Last night Nathaniel and I (along with Elijah) attended a Bible study where a man named Titus from Nigeria shared about what the Lord is doing in his country and the need for literacy so that people can read God’s word for themselves.  It was a wonderful presentation, and a great wake-up call to consider how we can be supporting the suffering body of Christ around the world–through prayer and giving.

During Titus’s presentation, he took a small portion of time to discuss the problem of finding clean water that is an everyday reality for most rural people in Nigeria (and all over Africa).  A picture popped up on the screen of a woman carrying a very large pot on her head–so that her family would have some to drink and some with which to wash clothes.  This of course had an impact on my heart, realizing how incredibly blessed we are to have clean, running water, and how important it is to consider the needs of others, but it also made me think of how foolish we can be sometimes over here in the West, trying to paint an elusive picture of the perfect homemaker…of the “godly” homemaker.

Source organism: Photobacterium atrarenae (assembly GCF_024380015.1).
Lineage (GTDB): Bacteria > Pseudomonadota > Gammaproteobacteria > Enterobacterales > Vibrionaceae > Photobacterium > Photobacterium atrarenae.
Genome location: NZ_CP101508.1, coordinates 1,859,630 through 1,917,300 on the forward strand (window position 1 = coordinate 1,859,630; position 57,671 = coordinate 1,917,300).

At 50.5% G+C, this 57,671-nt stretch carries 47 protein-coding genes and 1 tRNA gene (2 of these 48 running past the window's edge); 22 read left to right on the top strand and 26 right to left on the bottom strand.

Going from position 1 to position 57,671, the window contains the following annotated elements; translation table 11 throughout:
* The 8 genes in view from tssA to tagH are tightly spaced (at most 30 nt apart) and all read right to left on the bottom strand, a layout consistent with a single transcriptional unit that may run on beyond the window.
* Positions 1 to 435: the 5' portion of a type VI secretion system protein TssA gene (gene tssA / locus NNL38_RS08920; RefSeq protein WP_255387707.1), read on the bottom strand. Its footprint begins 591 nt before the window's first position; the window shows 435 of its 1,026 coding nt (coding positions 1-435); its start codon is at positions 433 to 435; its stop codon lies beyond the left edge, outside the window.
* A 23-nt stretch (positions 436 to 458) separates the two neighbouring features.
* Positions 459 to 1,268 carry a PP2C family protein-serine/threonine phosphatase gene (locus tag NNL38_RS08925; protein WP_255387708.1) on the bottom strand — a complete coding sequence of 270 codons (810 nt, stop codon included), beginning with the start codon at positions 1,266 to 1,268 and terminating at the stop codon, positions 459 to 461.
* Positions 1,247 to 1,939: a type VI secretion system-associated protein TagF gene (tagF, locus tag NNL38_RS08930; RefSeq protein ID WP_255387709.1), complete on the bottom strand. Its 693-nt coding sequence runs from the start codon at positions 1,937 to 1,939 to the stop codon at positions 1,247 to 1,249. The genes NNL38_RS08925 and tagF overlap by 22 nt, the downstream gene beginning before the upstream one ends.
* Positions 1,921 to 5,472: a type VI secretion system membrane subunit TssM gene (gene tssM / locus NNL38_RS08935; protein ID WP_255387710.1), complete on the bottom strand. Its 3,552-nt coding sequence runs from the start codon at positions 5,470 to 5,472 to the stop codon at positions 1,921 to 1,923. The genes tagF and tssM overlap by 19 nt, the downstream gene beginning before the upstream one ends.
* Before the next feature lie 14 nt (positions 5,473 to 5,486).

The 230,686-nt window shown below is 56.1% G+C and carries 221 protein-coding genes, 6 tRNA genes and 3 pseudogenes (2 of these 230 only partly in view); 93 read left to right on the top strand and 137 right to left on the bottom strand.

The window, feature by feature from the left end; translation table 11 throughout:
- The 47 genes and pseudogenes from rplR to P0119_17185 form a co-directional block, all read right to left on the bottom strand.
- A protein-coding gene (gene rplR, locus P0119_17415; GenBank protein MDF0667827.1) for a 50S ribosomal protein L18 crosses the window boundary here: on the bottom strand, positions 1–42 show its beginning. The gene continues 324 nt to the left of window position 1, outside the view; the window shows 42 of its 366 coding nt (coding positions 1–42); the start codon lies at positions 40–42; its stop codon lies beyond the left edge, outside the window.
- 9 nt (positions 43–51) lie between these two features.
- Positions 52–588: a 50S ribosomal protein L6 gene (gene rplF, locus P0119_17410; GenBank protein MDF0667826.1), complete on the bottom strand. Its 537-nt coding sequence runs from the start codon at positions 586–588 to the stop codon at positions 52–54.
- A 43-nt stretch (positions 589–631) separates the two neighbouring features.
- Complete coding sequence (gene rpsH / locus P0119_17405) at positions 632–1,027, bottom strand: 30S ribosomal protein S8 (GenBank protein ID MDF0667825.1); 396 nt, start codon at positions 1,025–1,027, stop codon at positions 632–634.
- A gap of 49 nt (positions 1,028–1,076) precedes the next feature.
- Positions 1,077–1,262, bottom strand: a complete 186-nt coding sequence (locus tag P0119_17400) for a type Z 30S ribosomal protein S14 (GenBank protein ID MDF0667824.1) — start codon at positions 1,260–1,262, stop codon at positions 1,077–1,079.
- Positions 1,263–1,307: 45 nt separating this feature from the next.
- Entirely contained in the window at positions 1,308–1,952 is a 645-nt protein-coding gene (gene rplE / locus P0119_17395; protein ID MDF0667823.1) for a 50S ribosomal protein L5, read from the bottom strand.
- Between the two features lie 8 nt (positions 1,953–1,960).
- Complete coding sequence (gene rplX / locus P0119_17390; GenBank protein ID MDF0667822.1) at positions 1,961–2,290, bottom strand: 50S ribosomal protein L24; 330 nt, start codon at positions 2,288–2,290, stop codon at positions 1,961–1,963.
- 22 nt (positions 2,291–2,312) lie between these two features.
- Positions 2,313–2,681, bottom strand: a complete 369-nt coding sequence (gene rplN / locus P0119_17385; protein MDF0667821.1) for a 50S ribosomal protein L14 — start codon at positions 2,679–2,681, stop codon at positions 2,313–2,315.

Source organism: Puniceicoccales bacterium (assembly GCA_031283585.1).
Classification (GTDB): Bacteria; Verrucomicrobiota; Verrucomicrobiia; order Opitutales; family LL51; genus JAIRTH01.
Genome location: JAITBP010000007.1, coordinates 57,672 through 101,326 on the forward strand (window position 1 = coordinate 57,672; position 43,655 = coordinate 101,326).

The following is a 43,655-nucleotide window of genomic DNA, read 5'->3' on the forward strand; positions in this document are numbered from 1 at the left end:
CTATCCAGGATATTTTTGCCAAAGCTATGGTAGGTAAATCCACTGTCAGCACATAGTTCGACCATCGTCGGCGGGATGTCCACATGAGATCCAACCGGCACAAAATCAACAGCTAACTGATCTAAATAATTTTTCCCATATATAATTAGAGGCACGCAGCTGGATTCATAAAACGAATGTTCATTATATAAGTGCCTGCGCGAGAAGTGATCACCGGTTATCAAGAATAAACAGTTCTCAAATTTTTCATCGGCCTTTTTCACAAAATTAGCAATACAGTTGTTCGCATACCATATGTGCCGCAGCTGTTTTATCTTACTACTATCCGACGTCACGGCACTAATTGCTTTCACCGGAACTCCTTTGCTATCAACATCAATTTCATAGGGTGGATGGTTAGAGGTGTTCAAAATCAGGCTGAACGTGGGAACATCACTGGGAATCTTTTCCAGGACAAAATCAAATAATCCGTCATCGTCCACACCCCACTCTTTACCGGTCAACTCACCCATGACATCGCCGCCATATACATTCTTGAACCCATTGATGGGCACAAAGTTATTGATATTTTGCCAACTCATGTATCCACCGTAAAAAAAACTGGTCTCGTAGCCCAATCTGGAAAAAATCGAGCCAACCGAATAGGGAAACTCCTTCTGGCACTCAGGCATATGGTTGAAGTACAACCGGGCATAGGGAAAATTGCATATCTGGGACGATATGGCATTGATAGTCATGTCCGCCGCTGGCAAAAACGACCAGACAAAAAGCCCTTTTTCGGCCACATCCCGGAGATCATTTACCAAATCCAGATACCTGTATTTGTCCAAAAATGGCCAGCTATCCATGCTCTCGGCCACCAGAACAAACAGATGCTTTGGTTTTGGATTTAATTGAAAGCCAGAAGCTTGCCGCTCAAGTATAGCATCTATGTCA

The women in the picture had to walk miles for the water they needed, carrying a large pot and sometimes a little baby the whole way.  This could take HOURS.  Imagine if three or four hours of your day were spent walking and gathering water.  Would you have time to pursue “godly” hobbies like sewing or knitting or baking cookies?  Would you have the time to attend a ladies brunch and Bible study?  Would you have the time to post to your blog (assuming you do not have a smart phone)?  Would you have time to teach your kids Latin?  Make all of your own clothing?  Prepare every meal from scratch?  Would you have the money to buy only organic produce (because, of course, that is the most “godly” thing to do)?